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May 01, 2010 (Vol. 30, No. 9)

WHO/TDR Malaria Database

URL:www.wehi.edu.au/other_domains/MalDB/who.html
  • Great databases
  • Some of the pages (e.g., conferences) are outdated

Aren’t mosquito bites just the worst? No, I correct myself—contracting malaria from mosquito bites is the worst! Well, hey—don’t blame the mosquito. We should be focused on the parasite, Mr. Plasmodium falciparum. Many scientists are, in fact, entirely focused on Plasmodium falciparum, and the WHO/TDR Malaria Database is a wonderful online resource for malaria researchers. The site includes a malaria metabolism database, nucleotide and protein data files, and a malaria discussion group, among other resources. The WHO/TDR Malaria Database provides a number of tools that will undoubtedly help researchers move closer to putting an end to the pernicious Plasmodium once and for all! (Next up on the agenda: how to assuage that most annoying itching sensation.)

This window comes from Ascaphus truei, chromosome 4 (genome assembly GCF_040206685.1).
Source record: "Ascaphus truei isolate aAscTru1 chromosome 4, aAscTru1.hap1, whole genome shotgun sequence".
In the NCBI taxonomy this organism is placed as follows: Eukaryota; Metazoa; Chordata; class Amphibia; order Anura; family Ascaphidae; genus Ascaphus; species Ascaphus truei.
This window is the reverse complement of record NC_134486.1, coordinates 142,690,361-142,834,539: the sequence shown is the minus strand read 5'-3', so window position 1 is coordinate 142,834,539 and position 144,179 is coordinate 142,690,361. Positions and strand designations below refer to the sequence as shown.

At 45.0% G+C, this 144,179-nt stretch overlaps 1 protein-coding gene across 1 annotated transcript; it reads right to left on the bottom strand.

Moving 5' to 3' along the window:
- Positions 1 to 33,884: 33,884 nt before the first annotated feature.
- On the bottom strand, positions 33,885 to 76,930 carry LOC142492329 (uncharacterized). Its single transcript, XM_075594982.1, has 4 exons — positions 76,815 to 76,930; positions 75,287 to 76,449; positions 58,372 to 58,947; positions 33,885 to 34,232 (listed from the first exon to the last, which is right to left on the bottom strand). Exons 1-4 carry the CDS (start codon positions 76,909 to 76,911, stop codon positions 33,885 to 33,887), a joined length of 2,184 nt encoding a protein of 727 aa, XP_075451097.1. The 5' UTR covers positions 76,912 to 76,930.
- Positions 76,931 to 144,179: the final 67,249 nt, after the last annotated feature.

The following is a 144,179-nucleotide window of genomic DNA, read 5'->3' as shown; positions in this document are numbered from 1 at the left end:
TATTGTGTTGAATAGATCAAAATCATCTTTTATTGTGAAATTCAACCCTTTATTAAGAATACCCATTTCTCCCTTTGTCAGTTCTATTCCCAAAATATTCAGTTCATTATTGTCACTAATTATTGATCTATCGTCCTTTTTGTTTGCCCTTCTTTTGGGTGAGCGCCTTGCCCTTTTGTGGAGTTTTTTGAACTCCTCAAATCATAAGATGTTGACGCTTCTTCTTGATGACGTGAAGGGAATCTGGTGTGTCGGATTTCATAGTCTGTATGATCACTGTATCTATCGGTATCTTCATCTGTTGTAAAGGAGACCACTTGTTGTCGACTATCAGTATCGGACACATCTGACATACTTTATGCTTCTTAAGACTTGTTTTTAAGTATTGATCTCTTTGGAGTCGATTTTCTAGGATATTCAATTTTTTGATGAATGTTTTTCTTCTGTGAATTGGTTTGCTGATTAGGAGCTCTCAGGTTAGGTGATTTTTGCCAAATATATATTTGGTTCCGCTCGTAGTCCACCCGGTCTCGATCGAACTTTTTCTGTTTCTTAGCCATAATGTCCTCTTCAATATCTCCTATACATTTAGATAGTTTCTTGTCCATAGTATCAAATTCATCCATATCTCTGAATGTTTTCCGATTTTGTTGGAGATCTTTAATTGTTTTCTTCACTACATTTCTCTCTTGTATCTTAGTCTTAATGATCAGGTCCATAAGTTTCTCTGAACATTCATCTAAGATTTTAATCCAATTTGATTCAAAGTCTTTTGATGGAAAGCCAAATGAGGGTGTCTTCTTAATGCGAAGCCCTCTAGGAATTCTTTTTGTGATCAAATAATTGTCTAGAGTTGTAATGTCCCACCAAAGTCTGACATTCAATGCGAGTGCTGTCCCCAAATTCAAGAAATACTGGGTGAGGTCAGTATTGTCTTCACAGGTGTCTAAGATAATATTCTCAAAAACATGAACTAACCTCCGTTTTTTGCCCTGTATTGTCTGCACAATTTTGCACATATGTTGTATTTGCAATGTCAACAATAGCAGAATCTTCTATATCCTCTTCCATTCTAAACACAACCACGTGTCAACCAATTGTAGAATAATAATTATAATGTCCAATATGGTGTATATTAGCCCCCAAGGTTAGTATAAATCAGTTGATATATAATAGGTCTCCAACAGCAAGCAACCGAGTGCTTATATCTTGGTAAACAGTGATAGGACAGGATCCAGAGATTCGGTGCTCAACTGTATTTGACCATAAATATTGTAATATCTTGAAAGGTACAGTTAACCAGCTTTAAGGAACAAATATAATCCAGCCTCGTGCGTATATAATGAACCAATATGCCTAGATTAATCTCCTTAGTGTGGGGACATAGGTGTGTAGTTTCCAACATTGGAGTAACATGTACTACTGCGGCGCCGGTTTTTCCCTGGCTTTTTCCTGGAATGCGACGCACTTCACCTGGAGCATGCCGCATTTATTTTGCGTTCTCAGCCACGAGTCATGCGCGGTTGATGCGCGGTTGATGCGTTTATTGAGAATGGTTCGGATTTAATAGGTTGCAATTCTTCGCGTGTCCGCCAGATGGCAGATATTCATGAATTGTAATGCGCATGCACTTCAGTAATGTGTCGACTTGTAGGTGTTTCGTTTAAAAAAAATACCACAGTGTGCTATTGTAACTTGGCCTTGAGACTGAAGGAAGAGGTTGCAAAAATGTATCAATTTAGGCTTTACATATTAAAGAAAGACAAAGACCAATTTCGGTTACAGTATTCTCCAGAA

• Key:
  • Strong Points
  • Weak Points
  • Ratings:
  • Excellent
  • Very Good
  • Good


*The opinions expressed are solely those of the author(s) and should not be construed as reflecting the viewpoints of the publisher, Genetic Engineering & Biotechnology News, Mary Ann Liebert, Inc., the publishing house, or employees and affiliates thereof.

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Scientifically Studying Ecstasy

MDMA (commonly known as the empathogen “ecstasy”) is classified as a Schedule 1 drug, which is reserved for compounds with no accepted medical use and a high abuse potential. Two researchers from Stanford, however, call for a rigorous scientific exploration of MDMA's effects to identify precisely how the drug works, the data from which could be used to develop therapeutic compounds.

Do you agree that ecstasy should be studied for its potential therapeutic benefits?

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